Next week, Paula Wolfert's new cookbook, Mediterranean Clay Pot Cooking, her 10th, officially hits the bookshelves. Wolfert–who lives, cooks, writes and tweets (@Soumak) in Sonoma, California–has received numerous awards and last year, the James Beard Foundation inducted her work into the Cookbook Hall of Fame. We caught up with her, taking a brief rest between research trips, among her clay pots. There are a lot of them.
Squid Ink: Okay, so you knew I had to ask: Why clay pots?
Paula Wolfert: I had long loved cooking in clay and felt that the time had finally come for me to write a book about it. Before I started I didn't realize what a huge undertaking this would be. But it was so much fun I couldn't stop. And the more I learned about how clay pot cooking is still alive and well in the Mediterranean, the deeper I wanted to delve into it. In truth, I think this project became a kind of obsession. But a wonderful obsession.
SI: How long did it take you to write this book: it seems like an almost archaeological project.
PW: It took more than six years. But I feel it encompasses a lifetime of cooking Mediterranean dishes.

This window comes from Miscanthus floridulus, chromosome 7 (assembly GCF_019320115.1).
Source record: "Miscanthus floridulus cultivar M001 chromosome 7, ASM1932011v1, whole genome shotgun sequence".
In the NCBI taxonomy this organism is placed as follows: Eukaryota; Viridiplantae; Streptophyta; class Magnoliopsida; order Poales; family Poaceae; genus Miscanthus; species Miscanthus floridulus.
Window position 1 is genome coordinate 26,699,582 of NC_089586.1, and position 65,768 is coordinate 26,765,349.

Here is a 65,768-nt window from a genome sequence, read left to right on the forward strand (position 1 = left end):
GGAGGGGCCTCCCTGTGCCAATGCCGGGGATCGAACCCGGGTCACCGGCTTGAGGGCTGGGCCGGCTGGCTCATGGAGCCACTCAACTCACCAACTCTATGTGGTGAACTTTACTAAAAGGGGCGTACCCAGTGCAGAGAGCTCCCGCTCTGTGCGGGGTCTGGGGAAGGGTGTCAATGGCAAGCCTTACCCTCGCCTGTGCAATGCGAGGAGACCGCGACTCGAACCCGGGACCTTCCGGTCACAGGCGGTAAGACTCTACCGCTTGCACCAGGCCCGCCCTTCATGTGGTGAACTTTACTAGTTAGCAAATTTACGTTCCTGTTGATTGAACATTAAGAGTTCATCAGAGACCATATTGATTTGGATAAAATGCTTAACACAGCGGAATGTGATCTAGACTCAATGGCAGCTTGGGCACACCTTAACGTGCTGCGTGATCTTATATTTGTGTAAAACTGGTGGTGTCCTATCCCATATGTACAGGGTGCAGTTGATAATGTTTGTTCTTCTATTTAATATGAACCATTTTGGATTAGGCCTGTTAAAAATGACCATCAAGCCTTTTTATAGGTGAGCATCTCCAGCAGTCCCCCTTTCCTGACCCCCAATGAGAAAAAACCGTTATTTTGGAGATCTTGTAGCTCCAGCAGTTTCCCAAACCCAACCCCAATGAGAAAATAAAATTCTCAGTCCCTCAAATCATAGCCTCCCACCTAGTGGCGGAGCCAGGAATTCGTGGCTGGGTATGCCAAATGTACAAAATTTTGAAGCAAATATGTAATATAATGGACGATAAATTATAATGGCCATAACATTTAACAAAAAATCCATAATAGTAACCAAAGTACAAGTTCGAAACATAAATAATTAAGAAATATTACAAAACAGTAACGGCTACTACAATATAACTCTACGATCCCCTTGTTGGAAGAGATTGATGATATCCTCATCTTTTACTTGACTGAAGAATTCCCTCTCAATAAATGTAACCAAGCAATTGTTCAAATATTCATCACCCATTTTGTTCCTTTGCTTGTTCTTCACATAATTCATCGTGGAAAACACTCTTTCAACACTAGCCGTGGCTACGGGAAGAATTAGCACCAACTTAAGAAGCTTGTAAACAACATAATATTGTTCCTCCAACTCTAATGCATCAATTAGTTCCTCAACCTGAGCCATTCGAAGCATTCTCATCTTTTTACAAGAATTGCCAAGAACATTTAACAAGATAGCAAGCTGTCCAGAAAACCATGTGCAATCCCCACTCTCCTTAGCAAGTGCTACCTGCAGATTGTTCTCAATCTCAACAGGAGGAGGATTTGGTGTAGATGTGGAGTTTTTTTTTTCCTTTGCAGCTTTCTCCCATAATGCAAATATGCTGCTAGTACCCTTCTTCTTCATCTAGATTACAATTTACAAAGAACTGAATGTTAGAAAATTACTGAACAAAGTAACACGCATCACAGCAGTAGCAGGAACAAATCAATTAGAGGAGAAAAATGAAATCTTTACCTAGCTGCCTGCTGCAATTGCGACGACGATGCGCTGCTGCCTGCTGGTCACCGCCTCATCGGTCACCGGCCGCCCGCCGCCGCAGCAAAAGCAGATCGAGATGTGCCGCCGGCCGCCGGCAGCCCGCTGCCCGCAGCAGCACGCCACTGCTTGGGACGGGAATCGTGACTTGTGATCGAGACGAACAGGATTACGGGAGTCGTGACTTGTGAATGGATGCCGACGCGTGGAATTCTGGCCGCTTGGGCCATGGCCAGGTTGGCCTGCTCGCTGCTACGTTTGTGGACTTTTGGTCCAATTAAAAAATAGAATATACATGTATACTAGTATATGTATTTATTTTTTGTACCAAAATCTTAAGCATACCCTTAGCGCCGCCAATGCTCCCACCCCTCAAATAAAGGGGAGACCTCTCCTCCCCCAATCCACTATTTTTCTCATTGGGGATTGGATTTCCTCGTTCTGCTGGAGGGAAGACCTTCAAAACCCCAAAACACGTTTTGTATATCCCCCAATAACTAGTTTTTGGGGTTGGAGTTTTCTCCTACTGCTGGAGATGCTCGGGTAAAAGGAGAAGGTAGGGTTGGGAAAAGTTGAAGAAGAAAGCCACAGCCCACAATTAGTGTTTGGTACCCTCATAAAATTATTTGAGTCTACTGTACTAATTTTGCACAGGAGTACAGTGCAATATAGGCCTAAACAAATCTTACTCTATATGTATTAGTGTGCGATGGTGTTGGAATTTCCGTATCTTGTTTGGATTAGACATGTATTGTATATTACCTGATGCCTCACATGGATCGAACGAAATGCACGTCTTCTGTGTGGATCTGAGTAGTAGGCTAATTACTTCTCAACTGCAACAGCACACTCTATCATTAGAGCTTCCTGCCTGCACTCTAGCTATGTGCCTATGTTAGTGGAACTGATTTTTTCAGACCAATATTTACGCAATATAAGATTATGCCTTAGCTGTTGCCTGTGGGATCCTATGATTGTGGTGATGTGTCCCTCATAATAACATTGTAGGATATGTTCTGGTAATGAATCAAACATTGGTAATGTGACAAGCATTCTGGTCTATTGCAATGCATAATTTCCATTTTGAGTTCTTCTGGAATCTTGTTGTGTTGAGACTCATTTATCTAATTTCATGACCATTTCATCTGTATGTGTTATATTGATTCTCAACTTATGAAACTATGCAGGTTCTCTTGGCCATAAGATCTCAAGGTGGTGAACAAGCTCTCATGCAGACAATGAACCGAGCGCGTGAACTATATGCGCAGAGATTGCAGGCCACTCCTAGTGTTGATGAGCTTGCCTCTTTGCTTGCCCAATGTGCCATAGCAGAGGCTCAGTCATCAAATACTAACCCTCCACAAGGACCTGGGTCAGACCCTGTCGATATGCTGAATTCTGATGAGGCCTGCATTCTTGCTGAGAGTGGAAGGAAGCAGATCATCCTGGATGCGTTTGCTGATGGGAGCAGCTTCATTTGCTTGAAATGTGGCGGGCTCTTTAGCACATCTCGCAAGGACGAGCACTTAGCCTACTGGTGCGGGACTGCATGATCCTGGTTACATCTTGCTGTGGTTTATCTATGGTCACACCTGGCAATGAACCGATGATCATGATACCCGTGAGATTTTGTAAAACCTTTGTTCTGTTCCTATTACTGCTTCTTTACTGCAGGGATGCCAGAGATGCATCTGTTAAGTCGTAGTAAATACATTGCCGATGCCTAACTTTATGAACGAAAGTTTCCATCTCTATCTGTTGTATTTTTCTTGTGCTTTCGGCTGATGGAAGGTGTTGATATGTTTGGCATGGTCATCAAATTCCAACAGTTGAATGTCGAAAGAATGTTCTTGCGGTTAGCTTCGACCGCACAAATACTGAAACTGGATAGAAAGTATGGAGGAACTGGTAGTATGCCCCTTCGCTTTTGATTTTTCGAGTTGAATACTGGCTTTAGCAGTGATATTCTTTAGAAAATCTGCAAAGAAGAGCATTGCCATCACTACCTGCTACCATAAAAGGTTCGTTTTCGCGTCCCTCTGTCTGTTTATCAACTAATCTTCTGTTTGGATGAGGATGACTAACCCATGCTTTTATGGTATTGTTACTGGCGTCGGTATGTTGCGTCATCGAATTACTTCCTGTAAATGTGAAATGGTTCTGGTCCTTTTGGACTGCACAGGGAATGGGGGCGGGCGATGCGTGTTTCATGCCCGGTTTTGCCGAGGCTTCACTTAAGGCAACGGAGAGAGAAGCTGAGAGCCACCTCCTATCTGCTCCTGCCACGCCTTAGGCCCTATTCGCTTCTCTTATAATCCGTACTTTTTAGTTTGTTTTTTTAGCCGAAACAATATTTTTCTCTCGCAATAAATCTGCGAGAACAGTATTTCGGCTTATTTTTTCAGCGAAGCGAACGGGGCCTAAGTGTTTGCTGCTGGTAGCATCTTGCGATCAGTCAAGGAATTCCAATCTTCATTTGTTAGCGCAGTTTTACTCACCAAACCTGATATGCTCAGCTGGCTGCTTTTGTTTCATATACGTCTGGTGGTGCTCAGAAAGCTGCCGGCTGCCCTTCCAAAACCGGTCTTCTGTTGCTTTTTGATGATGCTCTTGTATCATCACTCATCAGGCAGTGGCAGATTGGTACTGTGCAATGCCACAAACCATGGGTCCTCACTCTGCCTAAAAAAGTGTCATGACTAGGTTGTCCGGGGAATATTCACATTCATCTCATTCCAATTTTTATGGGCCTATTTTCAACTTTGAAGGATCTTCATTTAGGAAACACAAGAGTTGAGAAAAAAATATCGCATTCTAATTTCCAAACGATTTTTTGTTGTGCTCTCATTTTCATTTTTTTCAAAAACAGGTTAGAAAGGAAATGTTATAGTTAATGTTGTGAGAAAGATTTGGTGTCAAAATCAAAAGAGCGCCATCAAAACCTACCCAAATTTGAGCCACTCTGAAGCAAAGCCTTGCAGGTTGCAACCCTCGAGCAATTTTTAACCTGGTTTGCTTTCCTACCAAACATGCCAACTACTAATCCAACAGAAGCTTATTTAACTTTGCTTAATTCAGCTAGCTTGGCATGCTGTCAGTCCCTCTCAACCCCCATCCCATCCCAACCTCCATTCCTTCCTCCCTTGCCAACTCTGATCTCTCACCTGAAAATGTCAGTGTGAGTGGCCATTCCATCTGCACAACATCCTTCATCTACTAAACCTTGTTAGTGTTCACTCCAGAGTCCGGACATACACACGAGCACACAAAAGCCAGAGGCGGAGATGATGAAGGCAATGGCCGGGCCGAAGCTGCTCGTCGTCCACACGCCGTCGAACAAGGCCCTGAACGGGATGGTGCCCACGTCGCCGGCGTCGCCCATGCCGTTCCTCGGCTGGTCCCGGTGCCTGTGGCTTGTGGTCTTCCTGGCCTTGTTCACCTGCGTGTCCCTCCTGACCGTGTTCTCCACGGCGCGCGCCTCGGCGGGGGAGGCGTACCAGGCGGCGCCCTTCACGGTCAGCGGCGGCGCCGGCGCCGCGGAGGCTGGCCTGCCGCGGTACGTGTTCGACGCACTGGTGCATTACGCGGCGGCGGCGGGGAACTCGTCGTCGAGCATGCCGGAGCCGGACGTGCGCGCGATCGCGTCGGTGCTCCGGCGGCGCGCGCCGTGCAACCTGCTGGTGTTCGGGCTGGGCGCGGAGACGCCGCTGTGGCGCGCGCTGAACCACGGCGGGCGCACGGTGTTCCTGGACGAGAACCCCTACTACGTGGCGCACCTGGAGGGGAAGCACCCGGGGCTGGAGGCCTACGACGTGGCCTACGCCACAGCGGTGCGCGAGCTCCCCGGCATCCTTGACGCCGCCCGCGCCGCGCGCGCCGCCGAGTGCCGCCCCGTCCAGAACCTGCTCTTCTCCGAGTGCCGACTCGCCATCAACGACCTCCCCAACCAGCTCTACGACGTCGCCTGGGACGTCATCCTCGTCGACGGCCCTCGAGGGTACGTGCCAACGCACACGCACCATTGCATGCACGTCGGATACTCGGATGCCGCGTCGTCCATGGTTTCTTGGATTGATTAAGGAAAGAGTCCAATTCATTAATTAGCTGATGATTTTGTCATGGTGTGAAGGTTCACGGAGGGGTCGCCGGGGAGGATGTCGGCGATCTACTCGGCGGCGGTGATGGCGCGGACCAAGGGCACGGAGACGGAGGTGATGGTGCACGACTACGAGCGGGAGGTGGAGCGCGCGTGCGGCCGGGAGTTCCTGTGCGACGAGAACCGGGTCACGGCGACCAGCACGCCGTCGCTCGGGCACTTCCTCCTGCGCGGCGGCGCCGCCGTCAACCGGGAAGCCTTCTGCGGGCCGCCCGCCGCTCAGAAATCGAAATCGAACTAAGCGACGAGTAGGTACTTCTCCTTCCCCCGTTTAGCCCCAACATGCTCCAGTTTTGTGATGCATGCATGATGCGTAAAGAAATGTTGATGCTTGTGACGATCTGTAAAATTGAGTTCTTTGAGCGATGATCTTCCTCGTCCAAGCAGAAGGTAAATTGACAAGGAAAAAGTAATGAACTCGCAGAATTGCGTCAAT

SI: How many countries did you go to to research this one?
PW: I travel frequently around the Mediterranean, and have been to every Mediterranean country numerous times. I found that there isn't a single one in which clay pot cooking is not highly regarded. The old cooks, the women who hold the culinary knowledge in each country, would inevitably point with a smile toward their favorite clay pot, and, inevitably, the ones they pointed to were the oldest and most worn, often inherited form their mothers or grandmothers.
SI: Is there one dish that everyone should cook in a clay pot? As opposed to some other pot?
PW: Yipes, I can't decide. Clay pot cooking offers you another way to cook. Spanish rice dishes, Italian risottos, and Turkish bulgur dishes are all better cooked in clay when cooked stove top. I also encourage everyone to try using their stove-tops to cook stews because this method develops a certain succulence and sealed in taste, I don't get any other way. I am an avid follower of Paul Bertolli who wrote about “bottom up cooking” in his book. He describes a way to build flavor by the slow repeated browning and deglazing of meat and vegetables. In fact, I have to say that in my opinion the ONLY way to properly cook either grains or meat is in a clay pot.
SI: In a perfect world, would we all ditch our pricey Calphalons and All-Clads and use clay instead?
PW: No… I don't say that at all. I use them a lot less than I did before embarking on this book. Metal pots are great for high heat browning and for sautees. But for wonderful slow-cooked dishes, clay is always my medium of choice. I find that vegetables cook more evenly, taste deeper and richer than they do in metal.
SI: You describe yourself as a “clay pot junkie”: just how many clay pots do you have?